Samson’s Take: What’s special about the Special Prosecutor?

Samson’s Take: What’s special about the Special Prosecutor?
Source: Ghana | Myjoyonline.com | Samson Lardy ANYENINI
Date: 18-11-2017 Time: 02:11:43:pm
Samson Lardy ANYENINI

This week, some lawyers from various countries in Africa including Zimbabwe have been at the Labadi Beach Hotel brainstorming the role of lawyers in improving the economies of the continent. The International Bar Association African Regional Forum Conference was opened by President Akufo Addo got my attention when Attorney-General Gloria Akuffo read his speech and noted that “[w]ords can no longer defeat the canker of corruption. Concrete actions must.”

To him, this is what his dream Office of Special Prosecutor (OSP) birthed in Parliament on Tuesday, November 14, 2017, represents. A special feature of the OSP according to the President is that it “...will work independently of the Executive, and will have the responsibility to investigate and prosecute acts of corruption, free from predictable claims of witch-hunting.”  In 2004, the World Bank estimated that over one billion dollars is paid in bribes around the world each year. It said this enriches the corrupt at the expense of generations, and that an act of corruption each contributes to global poverty, obstructs development and drives away investment. So everything must be done to retrieve stolen monies and punish all those involved in “the misuse of entrusted power for private gain” – that’s the UN’s new all-embracing definition of corruption.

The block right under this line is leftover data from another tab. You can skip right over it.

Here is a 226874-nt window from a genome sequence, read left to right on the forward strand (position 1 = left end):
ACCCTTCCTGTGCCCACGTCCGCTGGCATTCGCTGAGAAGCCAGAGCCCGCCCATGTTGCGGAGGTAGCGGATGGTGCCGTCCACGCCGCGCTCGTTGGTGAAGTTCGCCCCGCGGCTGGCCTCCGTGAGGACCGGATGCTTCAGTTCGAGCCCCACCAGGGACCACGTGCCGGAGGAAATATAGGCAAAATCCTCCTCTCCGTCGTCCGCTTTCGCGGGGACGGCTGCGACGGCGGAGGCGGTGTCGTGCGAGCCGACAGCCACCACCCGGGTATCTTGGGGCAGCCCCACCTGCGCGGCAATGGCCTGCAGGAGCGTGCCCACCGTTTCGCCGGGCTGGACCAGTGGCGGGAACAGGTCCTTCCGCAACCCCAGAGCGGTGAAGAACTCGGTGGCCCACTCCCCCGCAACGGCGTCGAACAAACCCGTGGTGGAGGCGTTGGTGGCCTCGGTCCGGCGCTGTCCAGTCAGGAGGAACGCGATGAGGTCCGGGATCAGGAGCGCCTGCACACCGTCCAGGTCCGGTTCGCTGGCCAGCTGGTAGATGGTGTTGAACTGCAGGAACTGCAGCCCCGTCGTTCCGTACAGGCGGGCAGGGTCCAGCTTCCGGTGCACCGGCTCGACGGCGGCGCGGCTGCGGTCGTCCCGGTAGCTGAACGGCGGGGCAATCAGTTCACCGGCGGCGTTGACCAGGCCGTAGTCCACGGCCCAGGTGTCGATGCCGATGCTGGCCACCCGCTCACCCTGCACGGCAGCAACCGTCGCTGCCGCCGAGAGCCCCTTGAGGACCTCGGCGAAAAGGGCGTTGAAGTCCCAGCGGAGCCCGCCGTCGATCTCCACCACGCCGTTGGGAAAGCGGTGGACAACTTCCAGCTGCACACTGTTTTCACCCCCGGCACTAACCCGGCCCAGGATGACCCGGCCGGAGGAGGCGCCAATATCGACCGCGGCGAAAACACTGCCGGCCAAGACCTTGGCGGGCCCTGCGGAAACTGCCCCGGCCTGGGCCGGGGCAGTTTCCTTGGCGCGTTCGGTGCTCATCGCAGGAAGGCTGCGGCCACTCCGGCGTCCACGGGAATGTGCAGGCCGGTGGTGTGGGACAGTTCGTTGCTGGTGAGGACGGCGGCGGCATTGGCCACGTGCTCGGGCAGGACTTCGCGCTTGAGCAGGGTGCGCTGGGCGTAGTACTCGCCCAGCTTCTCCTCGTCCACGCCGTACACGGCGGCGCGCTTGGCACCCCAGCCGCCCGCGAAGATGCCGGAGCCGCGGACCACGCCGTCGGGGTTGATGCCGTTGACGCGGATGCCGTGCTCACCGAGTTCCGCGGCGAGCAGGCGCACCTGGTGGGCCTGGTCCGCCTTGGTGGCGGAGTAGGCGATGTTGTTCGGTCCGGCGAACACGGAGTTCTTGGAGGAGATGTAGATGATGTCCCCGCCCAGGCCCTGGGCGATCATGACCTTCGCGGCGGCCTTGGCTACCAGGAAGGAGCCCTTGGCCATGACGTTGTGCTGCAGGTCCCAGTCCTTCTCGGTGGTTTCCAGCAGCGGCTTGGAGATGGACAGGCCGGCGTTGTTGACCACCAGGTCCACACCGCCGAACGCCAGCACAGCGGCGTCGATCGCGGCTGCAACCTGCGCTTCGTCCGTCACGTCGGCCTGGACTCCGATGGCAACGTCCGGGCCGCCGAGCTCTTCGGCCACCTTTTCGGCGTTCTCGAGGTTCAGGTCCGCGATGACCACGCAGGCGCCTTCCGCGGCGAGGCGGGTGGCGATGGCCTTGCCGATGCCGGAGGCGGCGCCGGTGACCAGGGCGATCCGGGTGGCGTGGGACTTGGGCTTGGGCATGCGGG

The OSP has its weaknesses, but My Take today is about what makes the Special Prosecutor special. There is no gainsaying its core job is to investigate and prosecute alleged corruption and corruption-related offences under the Public Procurement Act and Criminal Offences Act, and that it will not only deal with public officers but politically exposed persons and persons in the private sector implicated in those offences. Its officers will exercise police powers in their work. Here are three of the special features of the OSP and the Special Prosecutor (SP):

First, the President summaries what is most special about the OSP when he says it “...will work independently of the Executive...” because the law says it “is not subject to the direction or control of [any] person or authority in the performance of [its functions].”  This is fortified by securing the tenure of the SP who must be a lawyer of at least twelve years standing, be of high moral character and proven integrity and posses the relevant expertise on corruption matters. He enjoys the same terms and conditions of service as a Justice of the Court of Appeal including especially that he cannot be removed at the whim of the President once appointed for a fixed non-renewable seven years. His deputy, who must have been a lawyer for ten years, also has seven years and enjoys conditions of service of a Justice of the High Court.